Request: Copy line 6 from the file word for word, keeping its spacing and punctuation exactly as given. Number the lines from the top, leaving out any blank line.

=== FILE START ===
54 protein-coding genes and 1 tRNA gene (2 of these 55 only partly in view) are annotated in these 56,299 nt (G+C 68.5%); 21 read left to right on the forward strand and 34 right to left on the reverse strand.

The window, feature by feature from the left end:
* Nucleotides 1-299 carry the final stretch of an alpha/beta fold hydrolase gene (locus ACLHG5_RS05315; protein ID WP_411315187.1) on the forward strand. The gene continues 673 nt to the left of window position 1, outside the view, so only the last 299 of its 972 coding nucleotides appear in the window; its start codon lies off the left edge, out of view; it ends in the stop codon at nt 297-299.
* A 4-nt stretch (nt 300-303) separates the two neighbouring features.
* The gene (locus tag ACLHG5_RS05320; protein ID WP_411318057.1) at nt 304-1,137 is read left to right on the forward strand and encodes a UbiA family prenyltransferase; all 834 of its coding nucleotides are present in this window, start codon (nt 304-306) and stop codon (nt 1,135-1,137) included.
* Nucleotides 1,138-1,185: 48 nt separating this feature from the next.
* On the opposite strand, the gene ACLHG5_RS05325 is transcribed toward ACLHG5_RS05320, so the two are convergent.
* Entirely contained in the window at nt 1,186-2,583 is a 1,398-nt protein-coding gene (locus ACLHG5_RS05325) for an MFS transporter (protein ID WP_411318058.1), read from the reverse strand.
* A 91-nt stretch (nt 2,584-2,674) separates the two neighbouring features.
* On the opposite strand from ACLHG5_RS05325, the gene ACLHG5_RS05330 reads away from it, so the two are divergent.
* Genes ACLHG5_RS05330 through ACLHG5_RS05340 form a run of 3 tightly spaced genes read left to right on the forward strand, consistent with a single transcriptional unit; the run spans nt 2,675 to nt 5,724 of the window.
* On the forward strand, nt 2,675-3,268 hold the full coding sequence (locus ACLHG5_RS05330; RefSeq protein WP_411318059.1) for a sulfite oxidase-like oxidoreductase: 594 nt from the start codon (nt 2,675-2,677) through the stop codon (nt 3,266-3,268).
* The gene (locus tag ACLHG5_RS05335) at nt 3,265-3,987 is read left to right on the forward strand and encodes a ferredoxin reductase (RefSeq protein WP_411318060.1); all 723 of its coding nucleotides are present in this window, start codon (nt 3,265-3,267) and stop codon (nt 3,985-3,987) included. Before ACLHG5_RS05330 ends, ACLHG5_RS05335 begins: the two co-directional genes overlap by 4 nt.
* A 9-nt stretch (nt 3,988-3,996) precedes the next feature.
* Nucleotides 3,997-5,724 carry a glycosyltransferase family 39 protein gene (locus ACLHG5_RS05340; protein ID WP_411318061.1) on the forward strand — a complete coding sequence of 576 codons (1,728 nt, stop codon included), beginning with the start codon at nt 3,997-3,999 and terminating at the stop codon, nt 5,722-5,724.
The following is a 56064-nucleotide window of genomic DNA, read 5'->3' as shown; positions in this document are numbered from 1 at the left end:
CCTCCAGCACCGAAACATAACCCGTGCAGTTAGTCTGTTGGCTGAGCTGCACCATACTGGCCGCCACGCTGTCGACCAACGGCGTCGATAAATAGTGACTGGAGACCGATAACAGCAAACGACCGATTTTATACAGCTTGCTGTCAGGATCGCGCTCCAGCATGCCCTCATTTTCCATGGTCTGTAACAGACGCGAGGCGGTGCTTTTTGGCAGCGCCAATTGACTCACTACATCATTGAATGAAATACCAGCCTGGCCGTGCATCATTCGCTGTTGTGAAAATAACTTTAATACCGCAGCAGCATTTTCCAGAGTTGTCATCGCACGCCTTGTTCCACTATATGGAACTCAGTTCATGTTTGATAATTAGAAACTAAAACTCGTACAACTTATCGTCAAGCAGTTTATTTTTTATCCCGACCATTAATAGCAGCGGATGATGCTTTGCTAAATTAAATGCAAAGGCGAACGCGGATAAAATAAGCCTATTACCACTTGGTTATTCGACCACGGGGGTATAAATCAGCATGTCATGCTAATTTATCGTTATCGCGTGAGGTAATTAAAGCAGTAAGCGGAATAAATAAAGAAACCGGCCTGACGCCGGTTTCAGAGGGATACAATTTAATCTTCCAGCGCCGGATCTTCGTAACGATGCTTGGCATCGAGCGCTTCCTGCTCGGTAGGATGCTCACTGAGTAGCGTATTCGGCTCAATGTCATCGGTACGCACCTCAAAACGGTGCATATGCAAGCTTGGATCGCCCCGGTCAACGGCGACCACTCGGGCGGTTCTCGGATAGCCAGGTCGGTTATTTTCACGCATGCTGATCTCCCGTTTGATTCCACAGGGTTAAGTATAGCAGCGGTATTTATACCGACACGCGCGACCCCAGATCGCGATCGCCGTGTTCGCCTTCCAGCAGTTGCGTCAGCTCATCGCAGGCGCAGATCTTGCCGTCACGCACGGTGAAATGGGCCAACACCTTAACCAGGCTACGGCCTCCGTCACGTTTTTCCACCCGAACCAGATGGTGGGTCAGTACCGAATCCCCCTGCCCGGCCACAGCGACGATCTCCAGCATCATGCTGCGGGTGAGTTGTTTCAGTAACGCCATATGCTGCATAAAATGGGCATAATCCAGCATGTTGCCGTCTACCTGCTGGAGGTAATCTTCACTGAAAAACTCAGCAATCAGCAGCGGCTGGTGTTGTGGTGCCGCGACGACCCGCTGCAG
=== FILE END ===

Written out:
* Nucleotides 1,138-1,185: 48 nt separating this feature from the next.